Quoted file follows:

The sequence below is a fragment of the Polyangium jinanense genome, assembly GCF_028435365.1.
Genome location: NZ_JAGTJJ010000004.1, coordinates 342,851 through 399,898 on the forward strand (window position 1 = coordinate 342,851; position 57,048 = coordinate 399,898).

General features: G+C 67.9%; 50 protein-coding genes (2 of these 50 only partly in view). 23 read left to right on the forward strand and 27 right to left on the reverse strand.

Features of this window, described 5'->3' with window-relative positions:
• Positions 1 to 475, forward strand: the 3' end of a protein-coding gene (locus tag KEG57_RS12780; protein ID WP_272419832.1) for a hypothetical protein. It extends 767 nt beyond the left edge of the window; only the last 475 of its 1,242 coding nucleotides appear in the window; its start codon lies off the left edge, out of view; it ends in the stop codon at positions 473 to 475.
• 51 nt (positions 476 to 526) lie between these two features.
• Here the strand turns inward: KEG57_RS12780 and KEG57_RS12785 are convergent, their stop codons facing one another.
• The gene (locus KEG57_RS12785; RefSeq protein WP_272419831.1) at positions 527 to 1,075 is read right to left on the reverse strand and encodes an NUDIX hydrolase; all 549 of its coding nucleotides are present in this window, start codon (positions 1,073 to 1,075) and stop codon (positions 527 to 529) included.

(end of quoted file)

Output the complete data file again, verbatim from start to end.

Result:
The sequence below is a fragment of the Polyangium jinanense genome, assembly GCF_028435365.1.
Genome location: NZ_JAGTJJ010000004.1, coordinates 342,851 through 399,898 on the forward strand (window position 1 = coordinate 342,851; position 57,048 = coordinate 399,898).

General features: G+C 67.9%; 50 protein-coding genes (2 of these 50 only partly in view). 23 read left to right on the forward strand and 27 right to left on the reverse strand.

Features of this window, described 5'->3' with window-relative positions:
• Positions 1 to 475, forward strand: the 3' end of a protein-coding gene (locus tag KEG57_RS12780; protein ID WP_272419832.1) for a hypothetical protein. It extends 767 nt beyond the left edge of the window; only the last 475 of its 1,242 coding nucleotides appear in the window; its start codon lies off the left edge, out of view; it ends in the stop codon at positions 473 to 475.
• 51 nt (positions 476 to 526) lie between these two features.
• Here the strand turns inward: KEG57_RS12780 and KEG57_RS12785 are convergent, their stop codons facing one another.
• The gene (locus KEG57_RS12785; RefSeq protein WP_272419831.1) at positions 527 to 1,075 is read right to left on the reverse strand and encodes an NUDIX hydrolase; all 549 of its coding nucleotides are present in this window, start codon (positions 1,073 to 1,075) and stop codon (positions 527 to 529) included.